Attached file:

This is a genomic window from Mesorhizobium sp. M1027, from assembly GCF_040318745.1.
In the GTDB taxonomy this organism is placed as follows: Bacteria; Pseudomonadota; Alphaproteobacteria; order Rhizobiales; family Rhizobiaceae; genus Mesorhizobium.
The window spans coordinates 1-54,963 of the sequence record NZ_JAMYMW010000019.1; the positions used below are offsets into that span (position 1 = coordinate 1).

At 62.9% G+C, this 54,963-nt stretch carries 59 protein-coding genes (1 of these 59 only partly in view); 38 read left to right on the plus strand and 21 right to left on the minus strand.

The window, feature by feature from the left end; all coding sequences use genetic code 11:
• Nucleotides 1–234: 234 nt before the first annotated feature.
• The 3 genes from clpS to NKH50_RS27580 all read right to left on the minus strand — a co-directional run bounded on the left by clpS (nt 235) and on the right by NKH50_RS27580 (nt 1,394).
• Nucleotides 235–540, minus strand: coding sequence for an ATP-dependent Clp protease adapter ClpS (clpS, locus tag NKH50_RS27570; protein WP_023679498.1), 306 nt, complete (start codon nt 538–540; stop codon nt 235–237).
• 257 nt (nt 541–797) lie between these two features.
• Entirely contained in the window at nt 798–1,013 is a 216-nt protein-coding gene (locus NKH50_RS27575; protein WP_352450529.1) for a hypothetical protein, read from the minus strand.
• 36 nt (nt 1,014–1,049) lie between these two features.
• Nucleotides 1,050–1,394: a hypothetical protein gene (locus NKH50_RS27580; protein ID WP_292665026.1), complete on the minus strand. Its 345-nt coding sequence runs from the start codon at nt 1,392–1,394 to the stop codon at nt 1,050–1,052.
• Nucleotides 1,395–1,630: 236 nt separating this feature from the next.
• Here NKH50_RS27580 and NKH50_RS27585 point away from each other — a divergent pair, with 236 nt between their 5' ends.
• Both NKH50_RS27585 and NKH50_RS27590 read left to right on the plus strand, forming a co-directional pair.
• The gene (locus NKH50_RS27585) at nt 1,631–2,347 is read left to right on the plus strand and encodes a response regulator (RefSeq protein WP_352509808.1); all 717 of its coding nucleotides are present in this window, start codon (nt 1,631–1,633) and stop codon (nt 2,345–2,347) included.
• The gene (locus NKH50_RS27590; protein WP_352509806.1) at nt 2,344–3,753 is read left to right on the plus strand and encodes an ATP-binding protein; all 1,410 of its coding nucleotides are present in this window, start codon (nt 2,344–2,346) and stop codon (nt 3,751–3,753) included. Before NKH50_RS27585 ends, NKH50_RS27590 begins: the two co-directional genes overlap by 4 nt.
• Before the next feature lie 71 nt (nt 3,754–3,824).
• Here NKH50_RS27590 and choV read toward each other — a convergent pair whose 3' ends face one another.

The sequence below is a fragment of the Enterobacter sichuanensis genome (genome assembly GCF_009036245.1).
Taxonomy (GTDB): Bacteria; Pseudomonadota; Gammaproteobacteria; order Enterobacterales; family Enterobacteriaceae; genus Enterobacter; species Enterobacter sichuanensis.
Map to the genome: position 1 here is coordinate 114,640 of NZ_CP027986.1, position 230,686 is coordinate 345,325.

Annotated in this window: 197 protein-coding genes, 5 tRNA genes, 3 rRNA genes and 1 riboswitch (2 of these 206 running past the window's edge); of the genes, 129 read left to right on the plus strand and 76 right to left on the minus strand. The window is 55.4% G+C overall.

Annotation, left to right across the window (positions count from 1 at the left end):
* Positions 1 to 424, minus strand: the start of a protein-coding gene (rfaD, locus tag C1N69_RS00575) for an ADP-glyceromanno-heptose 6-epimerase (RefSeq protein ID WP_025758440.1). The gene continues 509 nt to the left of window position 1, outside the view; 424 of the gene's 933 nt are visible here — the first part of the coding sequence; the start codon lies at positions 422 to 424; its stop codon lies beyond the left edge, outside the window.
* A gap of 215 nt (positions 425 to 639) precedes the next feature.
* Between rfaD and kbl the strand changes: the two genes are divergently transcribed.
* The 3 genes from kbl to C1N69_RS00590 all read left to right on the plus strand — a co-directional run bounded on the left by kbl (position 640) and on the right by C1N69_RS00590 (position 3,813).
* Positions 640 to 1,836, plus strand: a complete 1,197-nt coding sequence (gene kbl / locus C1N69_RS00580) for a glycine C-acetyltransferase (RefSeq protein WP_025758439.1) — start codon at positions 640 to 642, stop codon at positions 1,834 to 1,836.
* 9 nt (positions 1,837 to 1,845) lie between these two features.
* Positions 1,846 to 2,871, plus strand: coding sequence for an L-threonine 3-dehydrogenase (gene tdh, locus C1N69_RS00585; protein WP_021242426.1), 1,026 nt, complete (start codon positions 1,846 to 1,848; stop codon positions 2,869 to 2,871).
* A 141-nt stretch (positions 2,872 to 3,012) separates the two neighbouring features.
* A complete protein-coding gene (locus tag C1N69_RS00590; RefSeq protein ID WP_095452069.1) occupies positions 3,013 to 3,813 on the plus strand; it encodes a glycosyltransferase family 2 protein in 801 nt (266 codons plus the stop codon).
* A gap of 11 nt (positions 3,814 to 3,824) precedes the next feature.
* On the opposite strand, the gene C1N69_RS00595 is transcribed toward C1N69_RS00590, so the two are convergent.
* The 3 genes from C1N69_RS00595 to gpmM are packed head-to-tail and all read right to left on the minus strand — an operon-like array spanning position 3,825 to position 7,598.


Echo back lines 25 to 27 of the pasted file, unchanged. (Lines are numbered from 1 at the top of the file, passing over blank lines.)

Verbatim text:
* Positions 1 to 424, minus strand: the start of a protein-coding gene (rfaD, locus tag C1N69_RS00575) for an ADP-glyceromanno-heptose 6-epimerase (RefSeq protein ID WP_025758440.1). The gene continues 509 nt to the left of window position 1, outside the view; 424 of the gene's 933 nt are visible here — the first part of the coding sequence; the start codon lies at positions 422 to 424; its stop codon lies beyond the left edge, outside the window.
* A gap of 215 nt (positions 425 to 639) precedes the next feature.
* Between rfaD and kbl the strand changes: the two genes are divergently transcribed.